Yes. Paid services are offered 365 days per year. Unless you see a disclaimer on the upload form, I am prepared to receive your thesis and return it by your deadline that's set on the order form. I will receive a notification automatically on my cell phone as soon as an order has been placed, and I will send an invoice as soon as I can.
I can't answer this question without two pieces of information. One: how long your thesis is, and two: a sample of your writing. I've edited a 60,000 word thesis in four days, but sometimes it takes two days to edit an 8,000 word thesis. It depends on the topic, and the quality of the writing. In general, my rule of thumb is 6000 words per day. This allows me some flexibility to take care of the shorter requests at the same time, and I don't get over tired. I can't edit well when I'm too tired. Nonetheless, there are few editors who offer the kind of quick turnaround that I can. The average Master's thesis is between 10,000 and 20,000 words. I can return that in 2-3 days. Sometimes I work with doctoral students and they send one chapter at a time. I'm editing while they are writing the next chapter. In that case, the first chapter is sent using the form, which automatically creates an open order in my system, then subsequent chapters can be sent by email and I will send an invoice for payment.
The form and requested payment are based on your input. Unlike some services, which calculate your fee based on the actual number of words in your document, my calculation is based on your input. This way, you can include instructions in the document, or specifically ask me to exclude parts of the document when I edit. When I do the actual edit, I will notice discrepancies of payment amounts. Errors in your favour of over $5 will be refunded through PayPal. If you have paid too little, I may send an invoice for the additional amount at my discretion. In addition, a service fee of $5.00 may be added to the invoice to account for my time to issue the invoice.
Yes. However, Google docs does not provide the full range of editing tools as MS Word. You have to look at the editing history to see the changes. You have to make sure I've been invited to edit the document.
You can also send me a DropBox link for a document. If you are ordering by cellphone, you may be unable to upload a document. You can send a link, or you can send the document a little later (but not too much or I might not be able to meet your deadline!)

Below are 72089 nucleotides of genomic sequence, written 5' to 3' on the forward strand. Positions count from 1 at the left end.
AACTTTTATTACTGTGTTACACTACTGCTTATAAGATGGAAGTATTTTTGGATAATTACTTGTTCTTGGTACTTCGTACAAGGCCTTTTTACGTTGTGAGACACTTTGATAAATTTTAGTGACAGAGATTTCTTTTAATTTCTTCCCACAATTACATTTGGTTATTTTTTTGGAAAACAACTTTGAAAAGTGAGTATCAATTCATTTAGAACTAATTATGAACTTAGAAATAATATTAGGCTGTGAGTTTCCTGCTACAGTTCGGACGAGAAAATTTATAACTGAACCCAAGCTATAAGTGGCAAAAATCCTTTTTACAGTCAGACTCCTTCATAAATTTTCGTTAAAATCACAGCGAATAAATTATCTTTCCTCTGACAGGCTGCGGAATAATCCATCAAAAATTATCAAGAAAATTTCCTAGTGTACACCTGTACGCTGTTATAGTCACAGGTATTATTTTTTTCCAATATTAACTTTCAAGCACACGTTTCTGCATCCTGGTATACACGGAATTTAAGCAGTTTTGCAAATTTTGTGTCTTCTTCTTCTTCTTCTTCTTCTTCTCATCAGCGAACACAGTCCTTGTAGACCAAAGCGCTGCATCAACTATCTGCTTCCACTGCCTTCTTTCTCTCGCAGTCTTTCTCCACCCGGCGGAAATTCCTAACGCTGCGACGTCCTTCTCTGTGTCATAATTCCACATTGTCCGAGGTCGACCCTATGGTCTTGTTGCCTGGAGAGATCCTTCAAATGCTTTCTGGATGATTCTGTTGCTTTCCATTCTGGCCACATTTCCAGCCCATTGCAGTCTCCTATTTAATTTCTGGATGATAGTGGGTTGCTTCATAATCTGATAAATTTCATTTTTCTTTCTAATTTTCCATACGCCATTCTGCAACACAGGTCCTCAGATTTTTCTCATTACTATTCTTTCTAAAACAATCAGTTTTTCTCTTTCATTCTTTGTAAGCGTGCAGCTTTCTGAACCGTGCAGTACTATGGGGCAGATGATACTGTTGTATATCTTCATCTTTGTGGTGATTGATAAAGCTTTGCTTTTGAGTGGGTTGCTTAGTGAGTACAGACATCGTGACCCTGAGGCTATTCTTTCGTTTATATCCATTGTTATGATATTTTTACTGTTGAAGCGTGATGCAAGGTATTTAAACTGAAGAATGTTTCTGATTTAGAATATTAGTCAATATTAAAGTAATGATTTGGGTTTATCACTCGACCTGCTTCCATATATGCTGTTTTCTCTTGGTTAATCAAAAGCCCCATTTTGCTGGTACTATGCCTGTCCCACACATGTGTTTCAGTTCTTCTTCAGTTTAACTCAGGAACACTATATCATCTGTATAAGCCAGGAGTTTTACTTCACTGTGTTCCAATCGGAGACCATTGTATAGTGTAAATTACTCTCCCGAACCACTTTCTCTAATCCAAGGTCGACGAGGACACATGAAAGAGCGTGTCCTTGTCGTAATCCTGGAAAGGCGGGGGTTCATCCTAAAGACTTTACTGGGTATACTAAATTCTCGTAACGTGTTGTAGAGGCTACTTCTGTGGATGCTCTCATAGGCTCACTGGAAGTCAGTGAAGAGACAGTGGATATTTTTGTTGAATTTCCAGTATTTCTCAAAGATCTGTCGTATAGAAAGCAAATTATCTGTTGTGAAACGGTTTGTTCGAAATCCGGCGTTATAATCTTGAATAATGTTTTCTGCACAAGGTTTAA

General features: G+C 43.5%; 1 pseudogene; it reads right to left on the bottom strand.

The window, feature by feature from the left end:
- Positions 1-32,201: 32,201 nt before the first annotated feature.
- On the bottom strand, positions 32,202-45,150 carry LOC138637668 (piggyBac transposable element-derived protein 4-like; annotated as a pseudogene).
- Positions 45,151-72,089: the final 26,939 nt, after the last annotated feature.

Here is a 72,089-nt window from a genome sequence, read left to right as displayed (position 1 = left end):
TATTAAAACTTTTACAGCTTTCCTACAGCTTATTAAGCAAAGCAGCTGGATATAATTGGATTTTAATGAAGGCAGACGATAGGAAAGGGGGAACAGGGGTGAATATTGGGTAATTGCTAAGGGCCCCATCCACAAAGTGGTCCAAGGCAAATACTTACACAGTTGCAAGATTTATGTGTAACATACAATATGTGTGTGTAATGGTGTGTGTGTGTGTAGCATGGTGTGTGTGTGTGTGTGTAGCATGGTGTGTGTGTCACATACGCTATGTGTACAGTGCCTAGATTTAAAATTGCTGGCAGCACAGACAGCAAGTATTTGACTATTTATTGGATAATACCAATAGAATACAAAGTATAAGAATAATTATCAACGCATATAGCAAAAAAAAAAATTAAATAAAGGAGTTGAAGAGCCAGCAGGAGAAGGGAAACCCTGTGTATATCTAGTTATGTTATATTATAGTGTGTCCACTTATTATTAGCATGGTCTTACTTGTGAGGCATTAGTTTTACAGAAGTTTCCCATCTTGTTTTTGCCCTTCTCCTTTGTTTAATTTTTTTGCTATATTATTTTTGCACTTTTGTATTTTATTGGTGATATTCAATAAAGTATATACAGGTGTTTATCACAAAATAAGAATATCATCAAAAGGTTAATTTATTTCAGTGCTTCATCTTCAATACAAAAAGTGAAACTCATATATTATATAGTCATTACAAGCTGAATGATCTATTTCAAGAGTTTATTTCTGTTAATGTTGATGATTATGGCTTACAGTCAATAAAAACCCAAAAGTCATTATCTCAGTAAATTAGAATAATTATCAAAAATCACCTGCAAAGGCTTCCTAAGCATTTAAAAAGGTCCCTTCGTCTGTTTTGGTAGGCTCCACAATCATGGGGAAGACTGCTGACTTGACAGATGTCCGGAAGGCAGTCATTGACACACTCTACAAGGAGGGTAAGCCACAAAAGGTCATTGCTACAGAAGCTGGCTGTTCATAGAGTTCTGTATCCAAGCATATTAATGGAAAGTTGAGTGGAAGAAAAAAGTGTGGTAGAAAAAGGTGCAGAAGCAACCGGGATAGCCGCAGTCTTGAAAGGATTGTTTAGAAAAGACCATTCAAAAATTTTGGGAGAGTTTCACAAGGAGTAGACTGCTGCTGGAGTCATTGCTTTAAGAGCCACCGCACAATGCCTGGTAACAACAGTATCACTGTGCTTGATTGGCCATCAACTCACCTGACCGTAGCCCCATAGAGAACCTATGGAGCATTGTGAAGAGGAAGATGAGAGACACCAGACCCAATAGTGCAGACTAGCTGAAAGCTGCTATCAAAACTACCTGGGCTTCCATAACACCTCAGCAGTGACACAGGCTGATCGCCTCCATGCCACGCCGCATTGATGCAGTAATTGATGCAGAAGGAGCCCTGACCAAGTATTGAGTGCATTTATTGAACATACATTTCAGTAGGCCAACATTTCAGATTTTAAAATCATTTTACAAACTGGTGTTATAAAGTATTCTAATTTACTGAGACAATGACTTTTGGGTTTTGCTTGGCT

The bottom line is that if you are not happy with the work for any reason, I will return your fee. I want you as a return customer, and I want you to recommend my service to your friends, so I will do what I can to ensure you are happy with the service. I will carefully proofread your document and fix all sentences to bring the document to the level of a university essay in terms of grammar, sense and format.
However, I do not guarantee that you will receive any grade or outcome as a result of my editing. The most important part of your grade is related to how well you met the expectations of the assignment. Your understanding of the material, your research skills, and your critical thinking are key elements of your grade. If you have not read and understood the material you are writing about, I can't fix that with editing. What I do is read your essay carefully and ensure that your essay reflects your thinking and ideas in the best way possible, and using the correct style of writing for university essays. I do not guarantee that I will catch 100% of all grammatical errors. In fact, there are a lot of ambigous grammar rules that some professors follow and others don't. However, I do guarantee that I will carefully proofread and edit your document to university standards.
Editing a LaTex file is possible, but difficult. If you export a LaTex file, all the codes for formatting are included, which makes it a very challenging file to proofread. Most of my clients who work in LaTex, save them as a pdf. See the answer below about working with pdf files.
I can make changes to a pdf file, but pdf files are not designed to be edited. pdf files are designed to be portable (ie pdf="Portable Document Format") so they appear the same on all computer systems and can be printed. They are not word processing documents. This means if I delete a word on a line, the words on the following line do not flow back. You have a shorter line. That's not too bad, but I might not be able to add words as well, since they won't fit. If you are a very good writer and only need basic proofreading, then I can edit the document. But there are very few documents that I see that don't need at least a few sentences substantially revised. I can't do that with a pdf.
Also, the response time for the Adobe Acrobat program when making changes to a pdf file is much slower than working in MS Word, so if there are more than one or two changes per page, I would have to charge extra for the extra time.
Another option for a pdf is to place a note on a page where a change needs to be made. But, placing dozens, if not hundreds of notes on a document is not practical. Documents are never created in pdf format; they are exported as pdf files. The editing process should take place before the document is saved as a pdf.
The best way to work with a pdf file is to convert it to an MS Word file (.doc or .docx). Then I can do my editing in Word using Track Changes. Most of my clients who work in LaTex prefer than I work in MS Word and then send them the Word document with the changes showing. They can use that document to go back to LaTex to make their own edits.